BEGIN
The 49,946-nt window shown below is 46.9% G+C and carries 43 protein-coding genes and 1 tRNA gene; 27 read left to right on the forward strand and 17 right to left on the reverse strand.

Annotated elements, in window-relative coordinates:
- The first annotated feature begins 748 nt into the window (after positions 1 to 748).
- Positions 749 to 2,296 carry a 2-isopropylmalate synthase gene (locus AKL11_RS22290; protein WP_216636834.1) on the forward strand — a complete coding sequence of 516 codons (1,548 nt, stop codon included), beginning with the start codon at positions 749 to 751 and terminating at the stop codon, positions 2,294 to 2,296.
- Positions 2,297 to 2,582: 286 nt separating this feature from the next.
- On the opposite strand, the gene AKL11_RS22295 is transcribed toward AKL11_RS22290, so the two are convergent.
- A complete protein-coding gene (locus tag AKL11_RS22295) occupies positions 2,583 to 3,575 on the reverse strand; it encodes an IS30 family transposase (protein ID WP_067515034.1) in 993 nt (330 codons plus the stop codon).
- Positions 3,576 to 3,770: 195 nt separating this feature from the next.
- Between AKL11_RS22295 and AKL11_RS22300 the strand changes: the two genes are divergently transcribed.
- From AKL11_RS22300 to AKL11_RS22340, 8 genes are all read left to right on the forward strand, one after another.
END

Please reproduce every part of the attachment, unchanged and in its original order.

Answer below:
The 49,946-nt window shown below is 46.9% G+C and carries 43 protein-coding genes and 1 tRNA gene; 27 read left to right on the forward strand and 17 right to left on the reverse strand.

Annotated elements, in window-relative coordinates:
- The first annotated feature begins 748 nt into the window (after positions 1 to 748).
- Positions 749 to 2,296 carry a 2-isopropylmalate synthase gene (locus AKL11_RS22290; protein WP_216636834.1) on the forward strand — a complete coding sequence of 516 codons (1,548 nt, stop codon included), beginning with the start codon at positions 749 to 751 and terminating at the stop codon, positions 2,294 to 2,296.
- Positions 2,297 to 2,582: 286 nt separating this feature from the next.
- On the opposite strand, the gene AKL11_RS22295 is transcribed toward AKL11_RS22290, so the two are convergent.
- A complete protein-coding gene (locus tag AKL11_RS22295) occupies positions 2,583 to 3,575 on the reverse strand; it encodes an IS30 family transposase (protein ID WP_067515034.1) in 993 nt (330 codons plus the stop codon).
- Positions 3,576 to 3,770: 195 nt separating this feature from the next.
- Between AKL11_RS22295 and AKL11_RS22300 the strand changes: the two genes are divergently transcribed.
- From AKL11_RS22300 to AKL11_RS22340, 8 genes are all read left to right on the forward strand, one after another.